National 9-1-1 Education Month is Approaching

By: PRLog
An Opportunity to Educate Your Readers, Listeners and Viewers about Critical 9-1-1 Issues That Affect Us All
WASHINGTON - March 18, 2016 - PRLog -- April is National 9-1-1 Education Month, and April 10-16 is National Public Safety Telecommunicators Week. This presents an opportunity to help educate the public about important 9-1-1 issues, and to recognize the selfless work that 9-1-1 professionals perform for us.

The better educated your viewers are about 9-1-1, the more likely we all will be to receive rapid, effective emergency help in our hour of need.

Here are some story ideas:

LOCAL 9-1-1 HEROES: Practically every community has 9-1-1 call takers who have calmly and professionally saved the day in recent dangerous situations. These stories make for excellent "feel-good" features and provide a means of both educating the public about relevant issues and honoring these unsung heroes of public safety.

·   The Public Safety SmartBrief is a free news service with an extensive archive of such stories.

· provides a vehicle for the public to say "thanks" to 9-1-1 professionals and contribute financially to education and wellness programs.

NEXT GENERATION 9-1-1 (NG911): In many communities, the 9-1-1 system is still geared to the era of copper wires and landline phones. NG911 is an emerging set of standards for an Internet-Protocol-based system enabling voice and multimedia communications between a 911 caller, the 911 center, and responders in the field.

·   Policy advocacy: The leading 9-1-1 groups in the nation recently launched a new effort to accelerate deployment of NG911 technology and phase out legacy systems by the end of 2020.

·   Among the hottest 911 tech topics are:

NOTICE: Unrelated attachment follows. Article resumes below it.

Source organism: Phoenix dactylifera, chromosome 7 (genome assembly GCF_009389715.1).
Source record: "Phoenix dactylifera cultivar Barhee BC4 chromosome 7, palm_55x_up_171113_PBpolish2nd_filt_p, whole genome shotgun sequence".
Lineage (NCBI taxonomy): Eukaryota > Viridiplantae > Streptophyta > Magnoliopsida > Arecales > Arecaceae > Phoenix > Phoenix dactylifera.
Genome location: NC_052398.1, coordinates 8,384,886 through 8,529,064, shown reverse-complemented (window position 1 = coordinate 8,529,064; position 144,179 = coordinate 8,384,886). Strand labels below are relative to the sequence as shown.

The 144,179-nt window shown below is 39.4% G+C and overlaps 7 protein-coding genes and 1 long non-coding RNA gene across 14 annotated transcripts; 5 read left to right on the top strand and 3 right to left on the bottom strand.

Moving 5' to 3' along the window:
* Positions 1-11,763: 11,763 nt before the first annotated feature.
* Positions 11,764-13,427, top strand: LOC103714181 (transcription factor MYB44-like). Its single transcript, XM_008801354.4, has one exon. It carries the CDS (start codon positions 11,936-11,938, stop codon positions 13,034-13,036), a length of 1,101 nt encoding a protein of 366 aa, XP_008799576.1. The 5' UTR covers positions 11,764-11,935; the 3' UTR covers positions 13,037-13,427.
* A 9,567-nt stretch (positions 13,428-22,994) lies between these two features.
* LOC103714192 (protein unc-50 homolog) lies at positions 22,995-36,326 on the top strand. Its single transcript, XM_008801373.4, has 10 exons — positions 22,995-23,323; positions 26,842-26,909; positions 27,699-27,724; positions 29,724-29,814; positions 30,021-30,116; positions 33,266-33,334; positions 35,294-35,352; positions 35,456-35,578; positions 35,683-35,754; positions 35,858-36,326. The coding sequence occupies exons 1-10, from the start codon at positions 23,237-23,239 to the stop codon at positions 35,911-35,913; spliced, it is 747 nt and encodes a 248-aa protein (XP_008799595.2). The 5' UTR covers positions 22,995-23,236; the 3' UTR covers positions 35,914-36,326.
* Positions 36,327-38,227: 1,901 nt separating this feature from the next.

o   Texting to 9-1-1 (under development in many areas but not yet not available in most);

o   Issues related to multi-line telephone systems in hotels and large buildings;

o   Cyber security; and

o   Wireless-phone location accuracy, which remains far short of the ideal.


·   Whenever possible, dial 9-1-1 from a landline phone; it may help responders find you faster.

·   If you call from a wireless phone, get ready to mention a specific address, landmark, or a highway mile marker.

·   Texting to 9-1-1 may be coming soon but it is not yet available in most areas.

WACKY 9-1-1 STORIES: Another way to approach the issue is to talk about inappropriate 9-1-1 calls, such as a caller dialing 9-1-1 because her husband "wants her to hook up with his sisters"; a caller inquiring about the score of a basketball game; a woman calling to report people feeding ducks in the park; and many more. Your on-air talent could mention that such callers may cost others their lives or property by distracting time and resources from real emergencies. Misuse of 9-1-1 is also considered a criminal offense in many states.

Breyana Franklin

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